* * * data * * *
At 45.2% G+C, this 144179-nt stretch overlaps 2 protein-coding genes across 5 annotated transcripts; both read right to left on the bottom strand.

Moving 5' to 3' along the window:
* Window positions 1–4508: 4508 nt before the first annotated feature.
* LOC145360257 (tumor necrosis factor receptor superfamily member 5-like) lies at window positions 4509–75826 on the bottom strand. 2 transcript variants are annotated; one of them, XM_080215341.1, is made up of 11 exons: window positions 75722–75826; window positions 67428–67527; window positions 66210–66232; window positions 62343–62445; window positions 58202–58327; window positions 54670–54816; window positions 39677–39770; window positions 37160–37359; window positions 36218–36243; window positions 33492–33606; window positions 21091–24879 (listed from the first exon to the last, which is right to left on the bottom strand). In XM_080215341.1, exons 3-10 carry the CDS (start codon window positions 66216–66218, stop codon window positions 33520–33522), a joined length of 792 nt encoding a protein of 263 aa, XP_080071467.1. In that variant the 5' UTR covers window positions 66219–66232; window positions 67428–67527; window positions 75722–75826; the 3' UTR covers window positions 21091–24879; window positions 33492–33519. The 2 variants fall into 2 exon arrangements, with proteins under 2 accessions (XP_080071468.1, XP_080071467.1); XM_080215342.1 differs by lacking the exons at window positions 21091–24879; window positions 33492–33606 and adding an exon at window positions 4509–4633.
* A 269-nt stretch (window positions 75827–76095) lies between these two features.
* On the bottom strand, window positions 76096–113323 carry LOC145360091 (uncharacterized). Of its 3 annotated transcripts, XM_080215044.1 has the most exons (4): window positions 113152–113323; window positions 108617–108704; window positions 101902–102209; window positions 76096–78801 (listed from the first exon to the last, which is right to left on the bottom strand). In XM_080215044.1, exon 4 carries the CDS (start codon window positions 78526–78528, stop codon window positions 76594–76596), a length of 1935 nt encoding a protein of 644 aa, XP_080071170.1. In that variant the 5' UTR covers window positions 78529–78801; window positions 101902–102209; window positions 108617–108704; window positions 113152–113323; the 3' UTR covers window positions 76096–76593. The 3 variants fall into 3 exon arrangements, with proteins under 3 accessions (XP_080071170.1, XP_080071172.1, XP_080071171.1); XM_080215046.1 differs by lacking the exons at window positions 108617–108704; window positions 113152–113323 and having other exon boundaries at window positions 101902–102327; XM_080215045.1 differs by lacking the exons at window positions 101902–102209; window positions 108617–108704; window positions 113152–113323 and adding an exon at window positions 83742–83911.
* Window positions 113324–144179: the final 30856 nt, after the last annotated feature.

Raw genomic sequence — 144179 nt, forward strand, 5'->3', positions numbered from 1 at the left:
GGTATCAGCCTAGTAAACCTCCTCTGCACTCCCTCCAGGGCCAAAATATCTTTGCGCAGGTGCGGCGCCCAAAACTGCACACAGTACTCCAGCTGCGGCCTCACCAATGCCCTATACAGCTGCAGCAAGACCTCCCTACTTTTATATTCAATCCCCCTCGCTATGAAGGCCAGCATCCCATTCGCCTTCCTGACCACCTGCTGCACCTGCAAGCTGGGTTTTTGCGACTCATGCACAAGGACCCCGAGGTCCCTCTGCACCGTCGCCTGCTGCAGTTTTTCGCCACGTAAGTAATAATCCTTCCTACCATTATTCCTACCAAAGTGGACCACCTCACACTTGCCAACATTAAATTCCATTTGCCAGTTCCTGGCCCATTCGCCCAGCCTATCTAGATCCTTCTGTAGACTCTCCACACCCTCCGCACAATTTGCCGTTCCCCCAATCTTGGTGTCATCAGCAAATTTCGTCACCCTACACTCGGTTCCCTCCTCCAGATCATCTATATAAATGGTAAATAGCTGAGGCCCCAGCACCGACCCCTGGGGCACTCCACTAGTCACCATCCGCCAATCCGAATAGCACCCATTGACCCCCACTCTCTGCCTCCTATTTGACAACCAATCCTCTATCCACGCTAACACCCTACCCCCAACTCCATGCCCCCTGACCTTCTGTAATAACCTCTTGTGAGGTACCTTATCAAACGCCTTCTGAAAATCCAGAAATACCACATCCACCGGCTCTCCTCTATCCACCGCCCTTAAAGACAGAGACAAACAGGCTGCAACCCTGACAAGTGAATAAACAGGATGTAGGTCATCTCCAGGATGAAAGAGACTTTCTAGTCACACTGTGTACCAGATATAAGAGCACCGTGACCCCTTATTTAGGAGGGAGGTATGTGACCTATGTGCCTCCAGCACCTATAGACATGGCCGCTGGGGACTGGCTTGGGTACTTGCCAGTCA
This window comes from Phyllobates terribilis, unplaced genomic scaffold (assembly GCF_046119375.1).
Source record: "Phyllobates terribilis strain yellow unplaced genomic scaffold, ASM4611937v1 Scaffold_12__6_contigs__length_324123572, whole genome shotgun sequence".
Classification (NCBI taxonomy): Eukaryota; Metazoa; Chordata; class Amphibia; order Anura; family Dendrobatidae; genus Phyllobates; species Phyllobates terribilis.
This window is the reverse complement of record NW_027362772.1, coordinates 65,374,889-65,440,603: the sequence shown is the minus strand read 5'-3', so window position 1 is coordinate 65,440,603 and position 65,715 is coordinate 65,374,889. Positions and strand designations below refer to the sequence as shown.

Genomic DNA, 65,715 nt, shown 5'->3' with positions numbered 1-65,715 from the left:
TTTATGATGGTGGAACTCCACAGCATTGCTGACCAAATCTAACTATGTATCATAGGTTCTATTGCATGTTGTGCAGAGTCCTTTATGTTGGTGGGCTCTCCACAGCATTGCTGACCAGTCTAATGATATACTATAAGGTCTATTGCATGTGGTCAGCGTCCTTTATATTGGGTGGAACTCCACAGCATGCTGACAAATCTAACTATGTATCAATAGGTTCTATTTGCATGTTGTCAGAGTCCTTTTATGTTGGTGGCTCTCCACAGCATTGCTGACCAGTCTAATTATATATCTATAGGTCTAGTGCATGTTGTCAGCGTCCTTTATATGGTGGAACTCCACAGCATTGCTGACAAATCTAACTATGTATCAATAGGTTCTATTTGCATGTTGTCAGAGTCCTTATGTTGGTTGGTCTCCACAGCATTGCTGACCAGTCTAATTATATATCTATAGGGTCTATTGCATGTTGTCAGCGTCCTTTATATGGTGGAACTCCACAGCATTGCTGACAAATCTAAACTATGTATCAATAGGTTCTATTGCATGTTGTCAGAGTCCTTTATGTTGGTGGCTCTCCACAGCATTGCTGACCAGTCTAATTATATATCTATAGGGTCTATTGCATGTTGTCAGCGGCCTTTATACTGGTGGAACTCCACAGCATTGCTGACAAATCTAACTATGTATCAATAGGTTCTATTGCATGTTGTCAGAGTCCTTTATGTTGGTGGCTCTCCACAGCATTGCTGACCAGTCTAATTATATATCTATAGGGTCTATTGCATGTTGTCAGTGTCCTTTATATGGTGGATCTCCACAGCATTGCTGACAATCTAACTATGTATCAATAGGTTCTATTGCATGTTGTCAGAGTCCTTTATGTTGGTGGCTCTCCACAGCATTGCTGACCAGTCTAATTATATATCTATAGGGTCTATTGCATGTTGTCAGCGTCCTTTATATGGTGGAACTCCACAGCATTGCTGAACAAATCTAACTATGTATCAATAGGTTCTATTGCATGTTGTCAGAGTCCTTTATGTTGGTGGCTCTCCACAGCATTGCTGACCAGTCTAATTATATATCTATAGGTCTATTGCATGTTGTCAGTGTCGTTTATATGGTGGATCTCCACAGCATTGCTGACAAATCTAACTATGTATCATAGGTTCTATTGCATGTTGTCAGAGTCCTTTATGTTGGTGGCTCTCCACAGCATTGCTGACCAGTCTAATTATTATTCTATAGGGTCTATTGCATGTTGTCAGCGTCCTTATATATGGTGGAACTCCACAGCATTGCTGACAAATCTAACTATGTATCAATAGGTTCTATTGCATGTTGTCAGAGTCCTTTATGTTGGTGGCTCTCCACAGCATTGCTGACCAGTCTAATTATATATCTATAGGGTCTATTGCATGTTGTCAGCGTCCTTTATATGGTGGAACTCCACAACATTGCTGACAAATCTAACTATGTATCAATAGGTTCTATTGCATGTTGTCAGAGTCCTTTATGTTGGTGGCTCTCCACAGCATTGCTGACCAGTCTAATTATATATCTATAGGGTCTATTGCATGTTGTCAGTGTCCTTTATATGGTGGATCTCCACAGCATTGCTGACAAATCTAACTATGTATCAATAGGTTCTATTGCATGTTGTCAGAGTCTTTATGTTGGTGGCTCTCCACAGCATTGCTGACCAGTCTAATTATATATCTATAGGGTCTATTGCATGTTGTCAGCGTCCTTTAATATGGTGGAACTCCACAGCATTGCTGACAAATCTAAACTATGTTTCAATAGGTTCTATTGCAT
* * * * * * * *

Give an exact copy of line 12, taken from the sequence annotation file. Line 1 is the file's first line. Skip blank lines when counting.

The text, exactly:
Classification (NCBI taxonomy): Eukaryota; Metazoa; Chordata; class Amphibia; order Anura; family Dendrobatidae; genus Phyllobates; species Phyllobates terribilis.